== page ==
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A website sponsored by the Alberta government — — makes a number of claims about the current contract with the RCMP that are false or misleading. Here is a look at some of the fiction the government is trying to sell, followed by some cold, hard facts.

FICTION  The RCMP is not appropriate for Alberta since it is a vast and sparsely populated province.

FACT  Five provinces and three territories served by the RCMP are very similar to Alberta — vast and sparsely populated.

FICTION  Other provinces are also exploring the idea of ending contracts with the RCMP.

FACT  British Columbia is the only other province seriously exploring the idea of creating a provincial police force, and their motivation is primarily addressing systemic racism. The Alberta government’s proposal has a different rationale based upon value for dollar and enhancing police services.


British Columbia is concerned with the human rights aspect of policing and might be willing to spend more money on a provincial police force that solves aspects of systemic racism and is more satisfactory for First Nations communities across the province. 


FICTION  Some provinces are looking to re-activate their provincial police force.

FACT  It is true that provincial police forces existed throughout Canada during the 20th century. However, six of them were abolished by 1932 and replaced by the RCMP. British Columbia abolished its provincial police force in 1950. Any institutional continuity between these post-Confederation institutions has long ceased to exist and there is nothing left to re-activate. 


What the current Government of Alberta is proposing is to create an entirely new police force. This transition has the potential to be fraught with difficulties, and risks further burdening the tax payer without providing a notably better level of service in rural and urban communities where the RCMP currently serves.


The police force of Newfoundland and Labrador is the only force with historical continuity as it was carried over from the self-governing Dominion of Newfoundland upon joining Confederation. The Sûreté du Québec and the Ontario Provincial Police have existed since the 19th century and have evolved quite a bit throughout the decades.


FICTION  The RCMP is preventing the expansion of policing in Alberta to deal with increasing crime.

FACT  The perceived shortcomings in the police force have to do with demographics; there is a shortage of people in the age bracket required for enrolment in police forces generally—just as there is a shortage of doctors and other professionals across Canada. Immigration has become a meaningful tool to increase the labour pool in Canada, but it will not fully address the acute labour shortages that currently exist. Severing ties with the RCMP means that Alberta will no longer be able to avail of approximately 30,000 highly trained police officers and operational personnel living and working in the Prairies and beyond.  


The development of comprehensive training and extensive recruitment processes required to establish a modern provincial police force will take well over a decade, and will rely on seasoned police and public safety professionals to make this a reality in Alberta. Both Québec and Ontario have provincial police schools that have existed for many decades. Alberta would need to create and fund a police school to equip its new police force. 


FICTION  The Federal government is trying to reduce the budget of the RCMP.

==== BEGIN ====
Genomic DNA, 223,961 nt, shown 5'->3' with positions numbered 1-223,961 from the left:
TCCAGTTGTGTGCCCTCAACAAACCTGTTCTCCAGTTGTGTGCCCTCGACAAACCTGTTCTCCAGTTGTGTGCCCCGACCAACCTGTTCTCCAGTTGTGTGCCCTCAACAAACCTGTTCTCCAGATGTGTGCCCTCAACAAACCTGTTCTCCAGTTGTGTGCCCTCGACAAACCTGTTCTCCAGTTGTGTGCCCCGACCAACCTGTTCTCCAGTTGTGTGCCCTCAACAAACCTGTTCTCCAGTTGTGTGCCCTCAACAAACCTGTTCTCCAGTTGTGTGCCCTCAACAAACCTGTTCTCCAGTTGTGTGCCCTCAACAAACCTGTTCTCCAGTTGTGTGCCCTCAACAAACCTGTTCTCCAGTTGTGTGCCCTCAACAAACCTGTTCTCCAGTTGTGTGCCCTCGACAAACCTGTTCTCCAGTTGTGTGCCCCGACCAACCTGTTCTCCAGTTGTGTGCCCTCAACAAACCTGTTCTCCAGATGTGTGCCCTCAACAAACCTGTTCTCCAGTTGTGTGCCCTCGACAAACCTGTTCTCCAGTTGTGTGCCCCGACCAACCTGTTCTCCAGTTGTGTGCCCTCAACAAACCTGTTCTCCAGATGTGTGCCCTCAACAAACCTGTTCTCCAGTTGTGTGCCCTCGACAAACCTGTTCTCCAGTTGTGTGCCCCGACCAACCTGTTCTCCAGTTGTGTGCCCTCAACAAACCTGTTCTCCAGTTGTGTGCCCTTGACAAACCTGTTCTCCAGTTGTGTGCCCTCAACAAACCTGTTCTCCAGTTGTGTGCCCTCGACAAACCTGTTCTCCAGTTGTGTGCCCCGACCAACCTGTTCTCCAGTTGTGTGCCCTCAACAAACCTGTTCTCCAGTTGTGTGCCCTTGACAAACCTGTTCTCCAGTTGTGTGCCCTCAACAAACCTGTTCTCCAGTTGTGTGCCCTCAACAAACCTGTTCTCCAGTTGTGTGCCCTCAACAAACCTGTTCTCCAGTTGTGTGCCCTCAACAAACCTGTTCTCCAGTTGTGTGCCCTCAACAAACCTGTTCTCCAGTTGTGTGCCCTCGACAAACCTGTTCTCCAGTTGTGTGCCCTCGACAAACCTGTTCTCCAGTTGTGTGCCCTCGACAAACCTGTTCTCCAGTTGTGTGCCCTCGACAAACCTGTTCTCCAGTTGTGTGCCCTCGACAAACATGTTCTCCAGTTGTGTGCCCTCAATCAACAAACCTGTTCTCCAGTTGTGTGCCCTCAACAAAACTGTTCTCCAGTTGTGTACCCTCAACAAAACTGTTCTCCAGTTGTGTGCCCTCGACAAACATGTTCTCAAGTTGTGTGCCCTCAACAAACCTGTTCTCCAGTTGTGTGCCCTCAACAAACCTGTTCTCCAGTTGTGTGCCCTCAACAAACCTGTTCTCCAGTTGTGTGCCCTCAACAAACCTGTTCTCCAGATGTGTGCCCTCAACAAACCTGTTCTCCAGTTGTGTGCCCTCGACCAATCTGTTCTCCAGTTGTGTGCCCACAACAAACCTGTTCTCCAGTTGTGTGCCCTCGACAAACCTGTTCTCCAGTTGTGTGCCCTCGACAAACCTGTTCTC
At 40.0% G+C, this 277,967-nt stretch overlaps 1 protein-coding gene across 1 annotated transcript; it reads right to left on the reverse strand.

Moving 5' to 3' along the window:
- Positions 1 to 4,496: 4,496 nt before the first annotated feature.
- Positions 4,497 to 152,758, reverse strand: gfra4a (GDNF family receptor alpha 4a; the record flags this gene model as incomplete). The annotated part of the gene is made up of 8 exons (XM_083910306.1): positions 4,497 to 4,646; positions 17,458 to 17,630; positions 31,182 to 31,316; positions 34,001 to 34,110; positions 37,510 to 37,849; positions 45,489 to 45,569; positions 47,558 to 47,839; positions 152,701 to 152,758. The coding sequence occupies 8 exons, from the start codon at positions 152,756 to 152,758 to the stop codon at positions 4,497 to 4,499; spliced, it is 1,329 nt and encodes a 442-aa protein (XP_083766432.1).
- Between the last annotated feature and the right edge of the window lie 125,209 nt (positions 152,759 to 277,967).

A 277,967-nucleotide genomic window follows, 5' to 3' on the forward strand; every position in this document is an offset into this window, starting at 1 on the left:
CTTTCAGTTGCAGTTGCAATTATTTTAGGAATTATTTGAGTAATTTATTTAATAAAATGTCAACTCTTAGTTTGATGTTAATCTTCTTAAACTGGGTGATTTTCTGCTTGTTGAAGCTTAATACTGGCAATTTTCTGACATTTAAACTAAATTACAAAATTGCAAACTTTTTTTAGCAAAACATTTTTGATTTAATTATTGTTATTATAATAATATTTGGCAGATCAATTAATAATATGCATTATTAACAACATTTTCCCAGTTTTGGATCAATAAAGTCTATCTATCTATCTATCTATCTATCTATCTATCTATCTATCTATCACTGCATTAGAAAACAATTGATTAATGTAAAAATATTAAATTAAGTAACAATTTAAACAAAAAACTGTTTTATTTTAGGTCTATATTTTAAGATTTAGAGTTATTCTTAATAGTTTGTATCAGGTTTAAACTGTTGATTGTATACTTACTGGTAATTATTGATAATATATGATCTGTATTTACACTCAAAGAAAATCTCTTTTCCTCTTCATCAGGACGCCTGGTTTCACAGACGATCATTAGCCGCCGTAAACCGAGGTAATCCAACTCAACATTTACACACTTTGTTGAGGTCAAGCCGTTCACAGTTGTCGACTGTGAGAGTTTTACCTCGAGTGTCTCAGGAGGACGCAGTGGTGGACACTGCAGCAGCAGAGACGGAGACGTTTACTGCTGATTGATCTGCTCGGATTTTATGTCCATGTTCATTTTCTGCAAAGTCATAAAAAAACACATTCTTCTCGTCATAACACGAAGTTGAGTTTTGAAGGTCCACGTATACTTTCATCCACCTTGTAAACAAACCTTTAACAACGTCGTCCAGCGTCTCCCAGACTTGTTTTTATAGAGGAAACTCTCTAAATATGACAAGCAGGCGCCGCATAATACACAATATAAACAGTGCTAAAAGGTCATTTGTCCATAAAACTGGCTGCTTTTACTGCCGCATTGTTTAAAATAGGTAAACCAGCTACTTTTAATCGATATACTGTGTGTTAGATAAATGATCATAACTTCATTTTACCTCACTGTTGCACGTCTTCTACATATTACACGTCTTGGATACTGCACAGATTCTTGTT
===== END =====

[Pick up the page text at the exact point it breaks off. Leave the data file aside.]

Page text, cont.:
FACT  There has been no move by the Federal government to cut back funding to the RCMP. The last attempt to cut funds to the RCMP was during the Stephen Harper majority government of 2011-2015. 

FICTION A provincial police force would be less expensive.

FACT  A PricewaterhouseCoopers report, commissioned by the Alberta government, recognized the current law enforcement landscape in Alberta is complex. A variety of police services and other agencies provide services in the province, under many different agreements, with varying responsibilities at the federal, provincial and local levels. By far, the largest police service in Alberta is the RCMP. The scope of the PriceWaterhouseCoopers study was to examine how to potentially transition from the RCMP in Alberta to a provincial police force.


Understanding that the upfront costs of a transition are in the tens of millions, many acknowledge that Alberta could have fewer trained officers at a higher cost under the proposed provincial police service.

FICTION  With a provincial police force, Alberta could establish a new forensic laboratory to relieve analysis back log.

FACT  Since 1966, forensic expertise in Canada has been funded by the federal government through the National Police Services and is provided by the National Forensic Laboratory Services (NFLS). Currently, there are three federal forensic laboratories in Canada, one of which is located in Edmonton. 


Nothing is preventing the Government of Alberta from commissioning and financing a second forensic laboratory—there is a provincially-funded forensic lab dedicated to wildlife in Edmonton right now. Expending forensic research in Alberta has nothing to do with the current RCMP contract; more so with public funds. 



FICTION  The RCMP is inflexible and cannot adapt to Alberta’s needs.

FACT  All the mechanisms to enact change inside the RCMP exist and are functioning. A newborn provincial police force would need years, if not decades, of experience to ensure they could meet the needs of Albertans. 


Québec and Ontario’s provincial forces were created shortly after Confederation and have undergone decades of adjustment. Again, a brand-new Alberta police force is not a clear solution to enacting changes in policing in Alberta.


A brand-new Alberta police force is not a clear solution to enacting changes in policing in Alberta.
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